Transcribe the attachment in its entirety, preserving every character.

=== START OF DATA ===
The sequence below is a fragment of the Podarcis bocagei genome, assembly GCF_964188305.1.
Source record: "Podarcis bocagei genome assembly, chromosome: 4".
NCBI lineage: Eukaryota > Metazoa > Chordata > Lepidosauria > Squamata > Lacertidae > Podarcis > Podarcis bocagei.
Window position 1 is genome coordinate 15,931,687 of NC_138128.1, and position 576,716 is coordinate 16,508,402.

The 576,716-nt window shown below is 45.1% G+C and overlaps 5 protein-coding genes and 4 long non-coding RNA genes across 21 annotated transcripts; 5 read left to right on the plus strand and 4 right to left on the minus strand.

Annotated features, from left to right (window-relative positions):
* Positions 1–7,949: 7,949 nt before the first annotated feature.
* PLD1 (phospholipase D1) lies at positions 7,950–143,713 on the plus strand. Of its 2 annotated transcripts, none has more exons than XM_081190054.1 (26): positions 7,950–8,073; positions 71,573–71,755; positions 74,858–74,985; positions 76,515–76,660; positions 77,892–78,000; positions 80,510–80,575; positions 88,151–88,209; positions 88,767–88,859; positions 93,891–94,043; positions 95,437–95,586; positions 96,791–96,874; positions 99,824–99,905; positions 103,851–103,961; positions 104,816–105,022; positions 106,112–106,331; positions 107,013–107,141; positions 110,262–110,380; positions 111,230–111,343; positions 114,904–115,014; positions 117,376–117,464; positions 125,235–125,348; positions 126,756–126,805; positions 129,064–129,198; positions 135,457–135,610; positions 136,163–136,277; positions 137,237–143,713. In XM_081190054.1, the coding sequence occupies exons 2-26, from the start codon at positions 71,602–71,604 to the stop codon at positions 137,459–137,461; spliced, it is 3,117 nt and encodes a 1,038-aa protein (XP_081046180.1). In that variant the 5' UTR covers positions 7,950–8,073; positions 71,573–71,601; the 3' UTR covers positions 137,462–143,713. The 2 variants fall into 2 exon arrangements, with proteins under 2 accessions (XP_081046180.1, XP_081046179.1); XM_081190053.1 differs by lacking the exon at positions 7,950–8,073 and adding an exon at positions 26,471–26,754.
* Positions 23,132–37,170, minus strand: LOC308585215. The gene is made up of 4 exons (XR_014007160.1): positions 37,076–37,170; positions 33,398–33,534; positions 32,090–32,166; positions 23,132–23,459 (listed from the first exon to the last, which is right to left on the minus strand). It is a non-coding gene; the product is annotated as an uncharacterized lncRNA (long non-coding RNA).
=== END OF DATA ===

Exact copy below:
The sequence below is a fragment of the Podarcis bocagei genome, assembly GCF_964188305.1.
Source record: "Podarcis bocagei genome assembly, chromosome: 4".
NCBI lineage: Eukaryota > Metazoa > Chordata > Lepidosauria > Squamata > Lacertidae > Podarcis > Podarcis bocagei.
Window position 1 is genome coordinate 15,931,687 of NC_138128.1, and position 576,716 is coordinate 16,508,402.

The 576,716-nt window shown below is 45.1% G+C and overlaps 5 protein-coding genes and 4 long non-coding RNA genes across 21 annotated transcripts; 5 read left to right on the plus strand and 4 right to left on the minus strand.

Annotated features, from left to right (window-relative positions):
* Positions 1–7,949: 7,949 nt before the first annotated feature.
* PLD1 (phospholipase D1) lies at positions 7,950–143,713 on the plus strand. Of its 2 annotated transcripts, none has more exons than XM_081190054.1 (26): positions 7,950–8,073; positions 71,573–71,755; positions 74,858–74,985; positions 76,515–76,660; positions 77,892–78,000; positions 80,510–80,575; positions 88,151–88,209; positions 88,767–88,859; positions 93,891–94,043; positions 95,437–95,586; positions 96,791–96,874; positions 99,824–99,905; positions 103,851–103,961; positions 104,816–105,022; positions 106,112–106,331; positions 107,013–107,141; positions 110,262–110,380; positions 111,230–111,343; positions 114,904–115,014; positions 117,376–117,464; positions 125,235–125,348; positions 126,756–126,805; positions 129,064–129,198; positions 135,457–135,610; positions 136,163–136,277; positions 137,237–143,713. In XM_081190054.1, the coding sequence occupies exons 2-26, from the start codon at positions 71,602–71,604 to the stop codon at positions 137,459–137,461; spliced, it is 3,117 nt and encodes a 1,038-aa protein (XP_081046180.1). In that variant the 5' UTR covers positions 7,950–8,073; positions 71,573–71,601; the 3' UTR covers positions 137,462–143,713. The 2 variants fall into 2 exon arrangements, with proteins under 2 accessions (XP_081046180.1, XP_081046179.1); XM_081190053.1 differs by lacking the exon at positions 7,950–8,073 and adding an exon at positions 26,471–26,754.
* Positions 23,132–37,170, minus strand: LOC308585215. The gene is made up of 4 exons (XR_014007160.1): positions 37,076–37,170; positions 33,398–33,534; positions 32,090–32,166; positions 23,132–23,459 (listed from the first exon to the last, which is right to left on the minus strand). It is a non-coding gene; the product is annotated as an uncharacterized lncRNA (long non-coding RNA).